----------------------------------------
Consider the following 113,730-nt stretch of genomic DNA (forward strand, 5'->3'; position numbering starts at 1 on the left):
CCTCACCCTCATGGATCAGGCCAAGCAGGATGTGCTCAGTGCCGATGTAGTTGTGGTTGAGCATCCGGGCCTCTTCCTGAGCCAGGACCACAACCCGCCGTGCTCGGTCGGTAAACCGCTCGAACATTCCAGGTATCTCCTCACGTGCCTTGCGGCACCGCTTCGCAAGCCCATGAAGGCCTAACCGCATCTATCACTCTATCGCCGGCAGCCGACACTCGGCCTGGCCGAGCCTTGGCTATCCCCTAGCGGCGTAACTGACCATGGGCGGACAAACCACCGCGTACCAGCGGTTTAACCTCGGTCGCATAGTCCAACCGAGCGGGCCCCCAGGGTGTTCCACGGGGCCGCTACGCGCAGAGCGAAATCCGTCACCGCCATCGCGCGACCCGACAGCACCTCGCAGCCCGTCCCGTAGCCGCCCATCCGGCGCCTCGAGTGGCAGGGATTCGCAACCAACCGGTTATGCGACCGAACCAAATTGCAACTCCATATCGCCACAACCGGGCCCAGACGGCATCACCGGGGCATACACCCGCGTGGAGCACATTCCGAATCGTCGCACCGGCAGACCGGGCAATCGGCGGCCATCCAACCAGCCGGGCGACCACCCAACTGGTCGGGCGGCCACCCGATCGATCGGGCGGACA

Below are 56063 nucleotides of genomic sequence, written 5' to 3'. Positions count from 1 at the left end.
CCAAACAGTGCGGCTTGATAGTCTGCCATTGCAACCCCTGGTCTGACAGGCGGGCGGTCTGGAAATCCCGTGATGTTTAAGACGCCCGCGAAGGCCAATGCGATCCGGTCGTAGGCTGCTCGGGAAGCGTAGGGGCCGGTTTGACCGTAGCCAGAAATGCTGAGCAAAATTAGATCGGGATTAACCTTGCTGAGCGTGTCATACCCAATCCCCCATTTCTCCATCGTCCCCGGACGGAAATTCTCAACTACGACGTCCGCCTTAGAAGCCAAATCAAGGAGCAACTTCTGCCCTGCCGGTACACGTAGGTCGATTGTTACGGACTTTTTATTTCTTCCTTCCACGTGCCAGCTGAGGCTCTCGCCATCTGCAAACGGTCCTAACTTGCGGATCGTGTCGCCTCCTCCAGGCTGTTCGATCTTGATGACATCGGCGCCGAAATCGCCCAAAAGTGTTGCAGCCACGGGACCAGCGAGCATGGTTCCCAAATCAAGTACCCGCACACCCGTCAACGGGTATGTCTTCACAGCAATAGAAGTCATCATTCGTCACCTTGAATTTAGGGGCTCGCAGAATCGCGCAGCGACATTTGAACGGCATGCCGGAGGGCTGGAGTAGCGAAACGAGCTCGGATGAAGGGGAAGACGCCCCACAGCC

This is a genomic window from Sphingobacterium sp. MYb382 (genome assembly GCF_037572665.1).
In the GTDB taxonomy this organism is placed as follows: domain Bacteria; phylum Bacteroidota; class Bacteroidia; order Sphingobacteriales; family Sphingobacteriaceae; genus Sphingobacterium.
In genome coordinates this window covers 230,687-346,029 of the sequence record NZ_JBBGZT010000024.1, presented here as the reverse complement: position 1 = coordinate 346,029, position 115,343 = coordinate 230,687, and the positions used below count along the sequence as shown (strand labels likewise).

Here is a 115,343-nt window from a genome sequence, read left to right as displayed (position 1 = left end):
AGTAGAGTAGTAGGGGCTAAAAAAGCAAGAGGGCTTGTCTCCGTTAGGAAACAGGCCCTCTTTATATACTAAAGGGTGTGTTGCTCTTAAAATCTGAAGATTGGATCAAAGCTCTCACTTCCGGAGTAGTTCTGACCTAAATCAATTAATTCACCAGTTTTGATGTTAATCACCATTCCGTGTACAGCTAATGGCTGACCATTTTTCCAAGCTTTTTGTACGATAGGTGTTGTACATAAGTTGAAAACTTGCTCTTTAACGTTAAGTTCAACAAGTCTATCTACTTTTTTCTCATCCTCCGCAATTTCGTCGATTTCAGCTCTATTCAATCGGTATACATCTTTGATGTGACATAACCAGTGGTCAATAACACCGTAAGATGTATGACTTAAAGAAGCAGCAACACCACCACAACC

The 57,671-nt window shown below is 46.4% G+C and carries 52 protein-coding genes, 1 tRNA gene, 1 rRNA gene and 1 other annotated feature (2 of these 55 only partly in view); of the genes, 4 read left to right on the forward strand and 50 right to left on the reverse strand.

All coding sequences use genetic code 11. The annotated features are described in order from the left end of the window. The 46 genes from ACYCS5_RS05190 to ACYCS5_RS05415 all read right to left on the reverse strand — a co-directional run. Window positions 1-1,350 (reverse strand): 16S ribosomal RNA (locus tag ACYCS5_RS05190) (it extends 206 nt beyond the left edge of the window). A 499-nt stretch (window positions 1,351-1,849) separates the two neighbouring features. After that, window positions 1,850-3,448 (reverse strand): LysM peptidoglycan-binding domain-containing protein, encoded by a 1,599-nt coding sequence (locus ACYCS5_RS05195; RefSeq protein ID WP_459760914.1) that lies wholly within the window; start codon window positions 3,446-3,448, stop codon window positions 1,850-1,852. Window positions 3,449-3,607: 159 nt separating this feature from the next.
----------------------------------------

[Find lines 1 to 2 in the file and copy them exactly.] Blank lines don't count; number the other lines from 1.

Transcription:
Consider the following 113,730-nt stretch of genomic DNA (forward strand, 5'->3'; position numbering starts at 1 on the left):
CCTCACCCTCATGGATCAGGCCAAGCAGGATGTGCTCAGTGCCGATGTAGTTGTGGTTGAGCATCCGGGCCTCTTCCTGAGCCAGGACCACAACCCGCCGTGCTCGGTCGGTAAACCGCTCGAACATTCCAGGTATCTCCTCACGTGCCTTGCGGCACCGCTTCGCAAGCCCATGAAGGCCTAACCGCATCTATCACTCTATCGCCGGCAGCCGACACTCGGCCTGGCCGAGCCTTGGCTATCCCCTAGCGGCGTAACTGACCATGGGCGGACAAACCACCGCGTACCAGCGGTTTAACCTCGGTCGCATAGTCCAACCGAGCGGGCCCCCAGGGTGTTCCACGGGGCCGCTACGCGCAGAGCGAAATCCGTCACCGCCATCGCGCGACCCGACAGCACCTCGCAGCCCGTCCCGTAGCCGCCCATCCGGCGCCTCGAGTGGCAGGGATTCGCAACCAACCGGTTATGCGACCGAACCAAATTGCAACTCCATATCGCCACAACCGGGCCCAGACGGCATCACCGGGGCATACACCCGCGTGGAGCACATTCCGAATCGTCGCACCGGCAGACCGGGCAATCGGCGGCCATCCAACCAGCCGGGCGACCACCCAACTGGTCGGGCGGCCACCCGATCGATCGGGCGGACA